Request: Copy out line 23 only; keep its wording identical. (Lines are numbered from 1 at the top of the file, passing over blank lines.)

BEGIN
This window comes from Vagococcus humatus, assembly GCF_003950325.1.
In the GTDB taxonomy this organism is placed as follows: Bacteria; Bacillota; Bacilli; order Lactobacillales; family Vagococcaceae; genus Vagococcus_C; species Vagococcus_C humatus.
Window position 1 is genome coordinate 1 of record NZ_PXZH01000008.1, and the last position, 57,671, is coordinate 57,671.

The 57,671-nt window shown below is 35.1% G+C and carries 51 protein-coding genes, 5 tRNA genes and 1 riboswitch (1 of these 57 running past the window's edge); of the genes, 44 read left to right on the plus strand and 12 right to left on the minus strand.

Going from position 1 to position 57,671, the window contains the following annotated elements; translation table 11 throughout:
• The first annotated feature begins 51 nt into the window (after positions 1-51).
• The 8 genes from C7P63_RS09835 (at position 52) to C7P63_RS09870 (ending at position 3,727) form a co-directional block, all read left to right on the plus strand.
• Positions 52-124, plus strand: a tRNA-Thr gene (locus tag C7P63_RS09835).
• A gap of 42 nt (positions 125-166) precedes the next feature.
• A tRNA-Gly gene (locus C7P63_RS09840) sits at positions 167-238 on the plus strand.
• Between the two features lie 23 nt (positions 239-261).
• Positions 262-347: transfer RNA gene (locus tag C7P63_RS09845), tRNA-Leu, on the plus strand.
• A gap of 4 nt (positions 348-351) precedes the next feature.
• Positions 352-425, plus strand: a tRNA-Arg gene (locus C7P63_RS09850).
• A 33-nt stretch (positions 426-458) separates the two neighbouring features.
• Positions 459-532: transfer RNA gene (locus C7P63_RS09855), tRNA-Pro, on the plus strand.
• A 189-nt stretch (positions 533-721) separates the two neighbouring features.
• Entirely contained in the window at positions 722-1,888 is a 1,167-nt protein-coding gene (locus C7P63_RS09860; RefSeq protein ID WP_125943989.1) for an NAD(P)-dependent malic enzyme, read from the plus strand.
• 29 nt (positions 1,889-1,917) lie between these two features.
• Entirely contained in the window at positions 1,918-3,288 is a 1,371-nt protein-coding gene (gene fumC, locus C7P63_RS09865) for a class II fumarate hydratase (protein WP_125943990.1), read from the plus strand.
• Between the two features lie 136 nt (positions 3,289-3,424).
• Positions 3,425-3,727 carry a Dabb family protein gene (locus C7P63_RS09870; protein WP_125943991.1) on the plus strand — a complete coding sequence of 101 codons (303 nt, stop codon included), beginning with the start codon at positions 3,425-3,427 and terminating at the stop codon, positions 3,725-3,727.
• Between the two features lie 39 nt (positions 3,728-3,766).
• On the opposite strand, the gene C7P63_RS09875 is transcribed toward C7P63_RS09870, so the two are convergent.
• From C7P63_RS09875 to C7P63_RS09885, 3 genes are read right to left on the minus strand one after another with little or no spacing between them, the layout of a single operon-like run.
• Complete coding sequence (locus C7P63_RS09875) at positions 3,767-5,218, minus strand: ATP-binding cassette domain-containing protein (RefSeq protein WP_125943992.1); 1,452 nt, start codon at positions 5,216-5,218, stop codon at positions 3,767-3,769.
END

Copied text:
• Between the two features lie 39 nt (positions 3,728-3,766).